Authors: María Jimena Salcedo-Arellano, MD, Jun Yi Wang, PhD, Yingratana A. McLennan, BS, Mai Doan, BS, Ana Maria Cabal-Herrera, MD, Sara Jimenez, BS, Marisol W. Wolf-Ochoa, BS, Desiree Sanchez, BS, Pablo Juarez, BS, Flora Tassone, PhD, Blythe Durbin-Johnson, PhD, Randi J. Hagerman, MD, and Verónica Martínez-Cerdeño, PhD (Journal Name, Volume, page#)

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Abstract: Fragile X–associated tremor/ ataxia syndrome is a neurodegenerative disease of late onset developed by carriers of the premutation in the fragile x mental retardation 1 (FMR1) gene. Pathological fea- tures of neurodegeneration in fragile X–associated tremor/ ataxia syndrome include toxic levels of FMR1 mRNA, ubiquitin-positive intranuclear inclusions, white matter dis- ease, iron accumulation, and a proinflammatory state. Objective: The objective of this study was to analyze the presence of cerebral microbleeds in the brains of patients with fragile X–associated tremor/ataxia syndrome and investigate plausible causes for cerebral microbleeds in fragile X–associated tremor/ataxia syndrome.

Methods: We collected cerebral and cerebellar tissue from 15 fragile X–associated tremor/ataxia syndrome cases and 15 control cases carrying FMR1 normal alleles. We performed hematoxylin and eosin, Perls and Congo red stains, ubiquitin, and amyloid β protein immunostaining. We quantified the number of cerebral

microbleeds, amount of iron, presence of amyloid β within the capillaries, and number of endothelial cells containing intranuclear inclusions. We evaluated the relationships between pathological findings using correlation analysis.

Results: We found intranuclear inclusions in the endo- thelial cells of capillaries and an increased number of cerebral microbleeds in the brains of those with fragile X–associated tremor/ataxia syndrome, both of which are indicators of cerebrovascular dysfunction. We also found a suggestive association between the amount of capil- laries that contain amyloid β in the cerebral cortex and the rate of disease progression.

Conclusion: We propose microangiopathy as a patho- logic feature of fragile X–associated tremor/ataxia syndrome. © 2021 International Parkinson and Movement Disorder Society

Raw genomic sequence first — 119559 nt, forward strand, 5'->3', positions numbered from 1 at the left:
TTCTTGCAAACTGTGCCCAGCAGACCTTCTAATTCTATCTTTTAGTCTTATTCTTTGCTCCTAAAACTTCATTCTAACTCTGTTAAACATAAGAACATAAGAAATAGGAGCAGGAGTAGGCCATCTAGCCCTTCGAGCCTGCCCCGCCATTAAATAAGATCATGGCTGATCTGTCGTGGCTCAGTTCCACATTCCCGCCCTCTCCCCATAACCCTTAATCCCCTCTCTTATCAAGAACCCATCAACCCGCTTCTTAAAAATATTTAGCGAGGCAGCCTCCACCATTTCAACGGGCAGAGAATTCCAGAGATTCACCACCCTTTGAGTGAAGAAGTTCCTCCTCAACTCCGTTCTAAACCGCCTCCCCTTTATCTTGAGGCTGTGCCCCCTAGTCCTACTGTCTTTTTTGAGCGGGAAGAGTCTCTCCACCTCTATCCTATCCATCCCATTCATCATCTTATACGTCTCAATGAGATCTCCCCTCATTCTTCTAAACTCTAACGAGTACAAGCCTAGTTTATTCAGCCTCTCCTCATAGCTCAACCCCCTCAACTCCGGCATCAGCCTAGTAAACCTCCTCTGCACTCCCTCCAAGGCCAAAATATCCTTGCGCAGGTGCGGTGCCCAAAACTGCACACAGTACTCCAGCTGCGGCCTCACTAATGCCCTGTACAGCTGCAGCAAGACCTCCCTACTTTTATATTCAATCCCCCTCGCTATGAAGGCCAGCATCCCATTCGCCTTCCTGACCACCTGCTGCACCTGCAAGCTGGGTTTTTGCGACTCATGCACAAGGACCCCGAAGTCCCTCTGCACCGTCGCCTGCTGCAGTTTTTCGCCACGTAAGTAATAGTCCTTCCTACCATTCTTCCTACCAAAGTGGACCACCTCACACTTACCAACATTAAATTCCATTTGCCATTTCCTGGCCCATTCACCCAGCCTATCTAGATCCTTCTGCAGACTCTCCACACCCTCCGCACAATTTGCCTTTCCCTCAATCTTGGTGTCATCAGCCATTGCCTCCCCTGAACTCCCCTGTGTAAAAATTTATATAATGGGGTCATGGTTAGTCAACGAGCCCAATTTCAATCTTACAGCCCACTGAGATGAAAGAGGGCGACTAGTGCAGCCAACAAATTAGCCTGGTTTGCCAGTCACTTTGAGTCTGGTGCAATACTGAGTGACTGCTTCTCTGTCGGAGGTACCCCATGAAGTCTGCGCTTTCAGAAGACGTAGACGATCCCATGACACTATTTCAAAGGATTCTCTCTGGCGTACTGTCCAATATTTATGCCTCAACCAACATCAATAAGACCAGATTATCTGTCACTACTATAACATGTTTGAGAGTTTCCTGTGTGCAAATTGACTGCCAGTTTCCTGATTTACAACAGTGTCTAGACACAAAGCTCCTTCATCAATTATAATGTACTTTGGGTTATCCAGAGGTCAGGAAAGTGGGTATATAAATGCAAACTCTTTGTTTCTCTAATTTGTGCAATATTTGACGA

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Authors: Sarwat Amina, Carmen Falcone , Tiffany Hong, Marisol Wendy Wolf-Ochoa, Gelareh Vakilzadeh, Erik Allen, Rosalia Perez-Castro, Maryam Kargar, Stephen Noctor and Verónica Martínez-Cerdeño

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Abstract: An alteration in the balance of excitation-inhibition has been proposed as a common characteristic of the cerebral cortex in autism, which may be due to an alteration in the number and/or function of the excitatory and/or inhibitory cells that form the cortical circuitry. We previously found a decreased number of the parvalbumin (PV)+ interneuron known as Chandelier (Ch) cell in the prefrontal cortex in autism. This decrease could result from a decreased number of Ch cells, but also from decreased PV protein expression by Ch cells. To further determine if Ch cell number is altered in autism, we quantified the number of Ch cells following a different approach and different patient cohort than in our previous studies. We quantified the number of Ch cell cartridges—rather than Ch cell somata—that expressed GAT1—rather than PV. Specifically, we quantified GAT1+ cartridges in prefrontal areas BA9, BA46, and BA47 of 11 cases with autism and 11 control cases. We found that the density of GAT1+ cartridges was decreased in autism in all areas and layers. Whether this alteration is cause or effect remains unclear but could result from alterations that take place during cortical prenatal and/or postnatal development.

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